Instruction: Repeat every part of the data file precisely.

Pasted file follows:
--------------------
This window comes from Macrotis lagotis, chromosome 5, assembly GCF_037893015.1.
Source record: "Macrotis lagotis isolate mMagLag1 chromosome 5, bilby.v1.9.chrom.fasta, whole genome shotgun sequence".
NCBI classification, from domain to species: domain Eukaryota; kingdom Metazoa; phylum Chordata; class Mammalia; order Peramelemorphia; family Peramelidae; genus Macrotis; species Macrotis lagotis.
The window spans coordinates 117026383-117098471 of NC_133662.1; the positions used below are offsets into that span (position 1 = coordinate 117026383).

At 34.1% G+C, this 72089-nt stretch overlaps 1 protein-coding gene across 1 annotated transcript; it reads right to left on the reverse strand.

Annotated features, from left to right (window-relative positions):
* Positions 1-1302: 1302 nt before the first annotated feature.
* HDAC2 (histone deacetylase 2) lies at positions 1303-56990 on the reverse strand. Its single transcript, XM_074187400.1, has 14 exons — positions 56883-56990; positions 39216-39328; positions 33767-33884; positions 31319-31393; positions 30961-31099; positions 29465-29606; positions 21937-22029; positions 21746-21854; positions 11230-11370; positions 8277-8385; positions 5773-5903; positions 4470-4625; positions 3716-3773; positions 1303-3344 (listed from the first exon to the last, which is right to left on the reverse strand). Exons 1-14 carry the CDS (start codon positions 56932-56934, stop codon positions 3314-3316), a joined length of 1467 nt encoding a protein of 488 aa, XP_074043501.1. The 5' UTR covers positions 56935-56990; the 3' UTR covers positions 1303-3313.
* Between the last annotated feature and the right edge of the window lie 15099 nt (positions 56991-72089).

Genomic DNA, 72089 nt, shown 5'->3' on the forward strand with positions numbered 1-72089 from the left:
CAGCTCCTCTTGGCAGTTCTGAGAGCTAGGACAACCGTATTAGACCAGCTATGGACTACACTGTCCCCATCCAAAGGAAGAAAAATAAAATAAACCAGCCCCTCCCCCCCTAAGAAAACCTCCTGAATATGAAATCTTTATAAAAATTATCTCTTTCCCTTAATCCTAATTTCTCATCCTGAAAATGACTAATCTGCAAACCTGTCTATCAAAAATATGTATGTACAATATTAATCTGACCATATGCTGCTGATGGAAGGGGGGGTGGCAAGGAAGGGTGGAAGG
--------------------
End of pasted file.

This window comes from Macrotis lagotis, chromosome 5, assembly GCF_037893015.1.
Source record: "Macrotis lagotis isolate mMagLag1 chromosome 5, bilby.v1.9.chrom.fasta, whole genome shotgun sequence".
NCBI classification, from domain to species: domain Eukaryota; kingdom Metazoa; phylum Chordata; class Mammalia; order Peramelemorphia; family Peramelidae; genus Macrotis; species Macrotis lagotis.
The window spans coordinates 117026383-117098471 of NC_133662.1; the positions used below are offsets into that span (position 1 = coordinate 117026383).

At 34.1% G+C, this 72089-nt stretch overlaps 1 protein-coding gene across 1 annotated transcript; it reads right to left on the reverse strand.

Annotated features, from left to right (window-relative positions):
* Positions 1-1302: 1302 nt before the first annotated feature.
* HDAC2 (histone deacetylase 2) lies at positions 1303-56990 on the reverse strand. Its single transcript, XM_074187400.1, has 14 exons — positions 56883-56990; positions 39216-39328; positions 33767-33884; positions 31319-31393; positions 30961-31099; positions 29465-29606; positions 21937-22029; positions 21746-21854; positions 11230-11370; positions 8277-8385; positions 5773-5903; positions 4470-4625; positions 3716-3773; positions 1303-3344 (listed from the first exon to the last, which is right to left on the reverse strand). Exons 1-14 carry the CDS (start codon positions 56932-56934, stop codon positions 3314-3316), a joined length of 1467 nt encoding a protein of 488 aa, XP_074043501.1. The 5' UTR covers positions 56935-56990; the 3' UTR covers positions 1303-3313.
* Between the last annotated feature and the right edge of the window lie 15099 nt (positions 56991-72089).

Genomic DNA, 72089 nt, shown 5'->3' on the forward strand with positions numbered 1-72089 from the left:
CAGCTCCTCTTGGCAGTTCTGAGAGCTAGGACAACCGTATTAGACCAGCTATGGACTACACTGTCCCCATCCAAAGGAAGAAAAATAAAATAAACCAGCCCCTCCCCCCCTAAGAAAACCTCCTGAATATGAAATCTTTATAAAAATTATCTCTTTCCCTTAATCCTAATTTCTCATCCTGAAAATGACTAATCTGCAAACCTGTCTATCAAAAATATGTATGTACAATATTAATCTGACCATATGCTGCTGATGGAAGGGGGGGTGGCAAGGAAGGGTGGAAGG